Measles, Mumps Immunity Declining in Military Recruits
Measles and mumps immunity levels among US Air Force recruits don't seem high enough to prevent disease outbreak.
Measles and mumps immunity levels among US Air Force recruits don’t seem high enough to prevent disease outbreak.
Across 35,502 recruits entering basic training at Joint Base San Antonio-Lackland in Texas between April 2013 and April 2014, researchers found seroprevalence rates for measles, mumps, and rubella (MMR) antibodies were 81.6%, 80.3%, and 82.1%, respectively.
Each of these rates falls below herd immunity thresholds, which may not bode well for similar populations, the investigators noted.
College students, for instance, sleep and live close to each other just like recruits, and this type of environment increases the odds of disease transmission.
“If individuals entering the workforce and college across the nation have the same rates as the recruits, outbreaks of vaccine-preventable disease can be anticipated to continue,” said lead study author Air Force Lt. Col. Paul E. Lewis, III, MD, MPH, in a press release.
The MMR seroprevalence rates seen in this study were also lower than those reported in 2 previous papers.
The researchers pointed to a 1999 to 2004 National Health and Nutrition Examination Survey, which found that MMR seropositivity rates were 96%, 90%, and 89%, respectively, among the 1977 to 1986 birth cohort. They also cited a study that examined recruits between 2000 and 2004 and found that seroprevalence rates were 86.1%, 91.6%, and 94.8%, respectively.
Recruits aged 20 to 29 years were less likely to be seropositive for measles than their younger comrades aged 17 to 19 years. The results were the opposite for mumps and rubella, however, as older recruits aged 30 to 35 years had higher seropositivity than those aged 17 to 19 years.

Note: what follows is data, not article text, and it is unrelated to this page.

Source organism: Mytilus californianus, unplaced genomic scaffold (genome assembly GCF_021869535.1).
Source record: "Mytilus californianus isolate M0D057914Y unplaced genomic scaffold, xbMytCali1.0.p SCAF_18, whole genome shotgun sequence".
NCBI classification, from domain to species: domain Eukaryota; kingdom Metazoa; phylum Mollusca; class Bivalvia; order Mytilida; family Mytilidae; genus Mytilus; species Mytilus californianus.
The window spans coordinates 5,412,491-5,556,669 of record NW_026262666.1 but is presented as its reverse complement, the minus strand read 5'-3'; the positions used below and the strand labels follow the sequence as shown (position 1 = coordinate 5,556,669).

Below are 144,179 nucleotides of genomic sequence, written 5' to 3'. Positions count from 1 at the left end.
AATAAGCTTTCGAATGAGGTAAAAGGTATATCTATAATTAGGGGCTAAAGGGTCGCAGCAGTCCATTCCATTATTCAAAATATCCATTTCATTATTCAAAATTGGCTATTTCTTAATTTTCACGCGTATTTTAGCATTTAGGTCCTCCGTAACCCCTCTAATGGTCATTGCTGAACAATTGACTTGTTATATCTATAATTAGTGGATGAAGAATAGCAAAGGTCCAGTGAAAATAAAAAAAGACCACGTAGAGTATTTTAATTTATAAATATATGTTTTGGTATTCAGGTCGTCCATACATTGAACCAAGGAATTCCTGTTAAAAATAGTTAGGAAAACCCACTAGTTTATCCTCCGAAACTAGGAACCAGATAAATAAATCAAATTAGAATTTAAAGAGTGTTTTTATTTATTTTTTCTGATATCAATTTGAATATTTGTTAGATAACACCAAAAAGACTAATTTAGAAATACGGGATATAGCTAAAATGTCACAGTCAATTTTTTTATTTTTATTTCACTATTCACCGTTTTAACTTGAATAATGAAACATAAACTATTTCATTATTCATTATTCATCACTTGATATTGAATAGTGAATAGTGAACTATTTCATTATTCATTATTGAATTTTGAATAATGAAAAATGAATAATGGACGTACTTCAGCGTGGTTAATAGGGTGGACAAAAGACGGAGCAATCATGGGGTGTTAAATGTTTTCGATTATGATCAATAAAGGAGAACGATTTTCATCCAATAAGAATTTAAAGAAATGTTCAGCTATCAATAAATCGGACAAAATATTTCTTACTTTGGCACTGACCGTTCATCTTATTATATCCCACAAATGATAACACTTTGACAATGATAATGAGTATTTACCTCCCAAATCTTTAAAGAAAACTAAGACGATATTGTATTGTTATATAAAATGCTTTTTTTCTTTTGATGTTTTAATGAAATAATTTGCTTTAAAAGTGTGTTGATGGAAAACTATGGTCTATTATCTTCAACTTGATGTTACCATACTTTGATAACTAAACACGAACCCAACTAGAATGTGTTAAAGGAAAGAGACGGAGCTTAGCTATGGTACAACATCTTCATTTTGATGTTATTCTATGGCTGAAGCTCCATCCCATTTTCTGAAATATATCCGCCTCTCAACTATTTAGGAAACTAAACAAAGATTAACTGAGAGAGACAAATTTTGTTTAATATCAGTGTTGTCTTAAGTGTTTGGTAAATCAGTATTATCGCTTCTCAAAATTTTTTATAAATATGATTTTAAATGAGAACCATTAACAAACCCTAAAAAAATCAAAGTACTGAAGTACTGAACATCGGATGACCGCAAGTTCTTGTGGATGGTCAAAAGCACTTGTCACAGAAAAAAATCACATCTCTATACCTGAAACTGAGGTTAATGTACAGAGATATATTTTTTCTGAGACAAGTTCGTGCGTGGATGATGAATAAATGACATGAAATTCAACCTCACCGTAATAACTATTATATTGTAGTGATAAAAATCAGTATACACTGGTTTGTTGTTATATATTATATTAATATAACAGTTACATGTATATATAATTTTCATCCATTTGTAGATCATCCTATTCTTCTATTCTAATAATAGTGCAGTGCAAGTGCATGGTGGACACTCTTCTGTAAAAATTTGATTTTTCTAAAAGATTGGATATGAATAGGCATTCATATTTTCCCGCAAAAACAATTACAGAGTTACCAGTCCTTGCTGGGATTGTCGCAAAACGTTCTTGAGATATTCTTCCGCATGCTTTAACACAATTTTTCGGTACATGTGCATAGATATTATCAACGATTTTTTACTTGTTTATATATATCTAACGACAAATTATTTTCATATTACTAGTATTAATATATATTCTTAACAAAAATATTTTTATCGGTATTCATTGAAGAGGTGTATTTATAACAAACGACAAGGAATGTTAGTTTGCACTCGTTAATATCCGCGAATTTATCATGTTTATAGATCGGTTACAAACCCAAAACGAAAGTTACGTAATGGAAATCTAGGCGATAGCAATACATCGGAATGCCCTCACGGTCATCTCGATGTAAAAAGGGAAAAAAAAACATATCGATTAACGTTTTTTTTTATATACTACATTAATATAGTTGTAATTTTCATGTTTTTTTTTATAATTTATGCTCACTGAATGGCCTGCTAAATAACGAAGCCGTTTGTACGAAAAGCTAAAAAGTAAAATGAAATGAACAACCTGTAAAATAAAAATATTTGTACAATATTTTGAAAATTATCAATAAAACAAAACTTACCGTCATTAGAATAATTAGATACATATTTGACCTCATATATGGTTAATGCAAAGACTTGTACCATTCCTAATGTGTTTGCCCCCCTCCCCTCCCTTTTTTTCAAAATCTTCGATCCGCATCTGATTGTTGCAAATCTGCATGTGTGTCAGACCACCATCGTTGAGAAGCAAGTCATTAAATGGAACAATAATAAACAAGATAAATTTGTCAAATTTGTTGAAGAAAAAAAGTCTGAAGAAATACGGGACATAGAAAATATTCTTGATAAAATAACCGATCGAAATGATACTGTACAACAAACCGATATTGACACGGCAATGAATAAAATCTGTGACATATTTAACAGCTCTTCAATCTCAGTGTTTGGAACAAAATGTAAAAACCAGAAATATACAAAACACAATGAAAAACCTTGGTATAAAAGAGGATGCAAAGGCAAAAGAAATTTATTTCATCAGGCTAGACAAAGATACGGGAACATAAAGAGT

MMR seropositivity was 4% to 6% higher among women, which the authors partially attributed to rubella vaccinations being especially encouraged for new mothers. Another factor could be increased immune response in women following flu vaccinations.
Nevertheless, both genders and almost all age groups had MMR seroprevalence rates below the thresholds to maintain herd immunity. Only those aged 30 to 35 years had mumps and rubella seroprevalence rates that achieved these thresholds, though no age group met the 85% threshold for measles.
When seroprevalence levels fail to meet these thresholds, disease outbreaks may ensue, the authors noted.
They suggested that poor vaccination uptake prior to entering the military may partially explain why rates were below herd immunity thresholds.
The Department of Defense’s current policy is to assume that an individual has mumps immunity if his or her measles and rubella antibody titers are positive. However, the researchers warned that the mumps vaccine may be less effective than the measles and rubella vaccines, and its efficacy can wane faster than the measles or rubella vaccines.
Thus, they encouraged the Department of Defense to use antibody titers for MMR and vaccinate recruits who show susceptibility to any 1 of the viruses.
Measles cases across the nation have seen an uptick since the virus was declared eliminated in 2000. Mumps cases have also increased—especially on college campuses.
While measles tend to stem from unvaccinated individuals, mumps often occur in those who were previously vaccinated but have weakened immunity.
The study was published in The American Journal of Preventive Medicine.